Posts Tagged ‘drivers’
The latest health scare news is out today. Its that you can catch legionnaire’s disease from the windscreen wash in cars. The explanation being that the windscreen wash water is a nice warm temperature next to the engine and that it is stagnant. However when you look into the figures it’s another scare which has no foundations.
The scare says that if you catch legionnaire it is 20% likely to have come from a windscreen wash bottle and that 10% of such infected people die. This sounds like a extremely high risk and gives the impression that everyone MUST start adding windscreen cleaner with extra anti-bacterial products to the water in their wash bottles otherwise people will start dropping like flies on the motorways.
In fact the chance of catching legionnaire’s disease is miniscule. There were 345 cases last year in the UK. Out of a population of say 60m, thats a 0.0000575% chance of getting it. Out of the 345 cases, about 30 died. So an even smaller chance of dying. Those with medical problems are more likely to die than healthy people who’s symptoms are spotted early. Out of the 345 cases about 70 probably caught the disease through driving.
And even then its only a theory. They haven’t actually tested washer bottles for legionnaire’s disease. They are only theorising that it is the cause because a number of people who caught the disease are drivers. They says these drivers are professionals, such as bus drivers and truck drivers. But many people drive. Salesman drive. Are they profressional drivers too? People commute to work, are they classified as professional drivers. Sometimes they drive more than bus drivers.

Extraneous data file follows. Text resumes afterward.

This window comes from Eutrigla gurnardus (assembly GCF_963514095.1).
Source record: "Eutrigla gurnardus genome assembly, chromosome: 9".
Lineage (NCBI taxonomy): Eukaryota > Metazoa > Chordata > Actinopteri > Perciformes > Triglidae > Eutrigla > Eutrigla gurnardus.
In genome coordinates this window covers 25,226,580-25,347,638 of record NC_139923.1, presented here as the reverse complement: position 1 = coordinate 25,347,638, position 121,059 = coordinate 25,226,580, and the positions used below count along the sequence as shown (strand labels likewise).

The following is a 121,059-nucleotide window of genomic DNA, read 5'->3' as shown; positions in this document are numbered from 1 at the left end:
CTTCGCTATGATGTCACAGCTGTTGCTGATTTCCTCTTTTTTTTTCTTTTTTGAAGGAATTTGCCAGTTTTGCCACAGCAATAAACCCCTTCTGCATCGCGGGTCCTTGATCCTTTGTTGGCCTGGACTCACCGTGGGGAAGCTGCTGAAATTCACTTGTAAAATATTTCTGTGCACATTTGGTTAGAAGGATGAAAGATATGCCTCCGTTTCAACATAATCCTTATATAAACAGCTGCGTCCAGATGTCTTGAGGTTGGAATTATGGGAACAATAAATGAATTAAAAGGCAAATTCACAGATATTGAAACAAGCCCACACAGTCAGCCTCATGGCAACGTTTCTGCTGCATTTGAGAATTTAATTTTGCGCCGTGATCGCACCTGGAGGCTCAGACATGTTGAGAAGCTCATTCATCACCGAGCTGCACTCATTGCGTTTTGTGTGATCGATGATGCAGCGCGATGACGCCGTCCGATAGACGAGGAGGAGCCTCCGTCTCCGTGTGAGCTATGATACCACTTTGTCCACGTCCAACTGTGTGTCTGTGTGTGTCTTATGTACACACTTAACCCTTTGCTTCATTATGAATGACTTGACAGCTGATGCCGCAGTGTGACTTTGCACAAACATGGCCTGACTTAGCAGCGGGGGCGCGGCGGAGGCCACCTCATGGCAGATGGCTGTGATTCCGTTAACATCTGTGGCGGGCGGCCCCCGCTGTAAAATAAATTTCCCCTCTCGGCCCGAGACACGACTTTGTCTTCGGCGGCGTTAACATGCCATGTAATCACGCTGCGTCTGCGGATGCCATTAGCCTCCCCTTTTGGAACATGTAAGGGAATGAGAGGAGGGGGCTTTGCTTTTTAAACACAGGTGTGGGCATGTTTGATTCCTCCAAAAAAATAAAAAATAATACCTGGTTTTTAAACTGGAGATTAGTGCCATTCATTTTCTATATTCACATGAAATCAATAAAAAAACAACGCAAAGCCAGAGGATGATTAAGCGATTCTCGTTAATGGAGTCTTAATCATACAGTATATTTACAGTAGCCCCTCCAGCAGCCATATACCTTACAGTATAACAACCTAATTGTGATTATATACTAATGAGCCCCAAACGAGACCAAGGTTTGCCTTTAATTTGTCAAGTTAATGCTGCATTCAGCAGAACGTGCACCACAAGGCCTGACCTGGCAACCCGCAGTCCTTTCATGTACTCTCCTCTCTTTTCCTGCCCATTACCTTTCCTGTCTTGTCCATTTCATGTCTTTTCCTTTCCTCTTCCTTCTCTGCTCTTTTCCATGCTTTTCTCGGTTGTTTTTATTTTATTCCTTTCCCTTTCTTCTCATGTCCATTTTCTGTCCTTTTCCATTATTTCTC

A classic case of lets make a news story out of nothing to get some publicity for our organisation. If it makes people more scared of the world, then all the better because we can then sell them more pills.
Finally, just to make sure you understand basic scientific principles…..
Correlation does not imply causation
It seems that the figures in the study are only for the South West of England and not for the whole of England and Wales. The figures from the study are 164 cases in 2009, where 22 where from outbreaks which leaves 142 where the disease was aquired in the commuity of which 28 might have been prevented.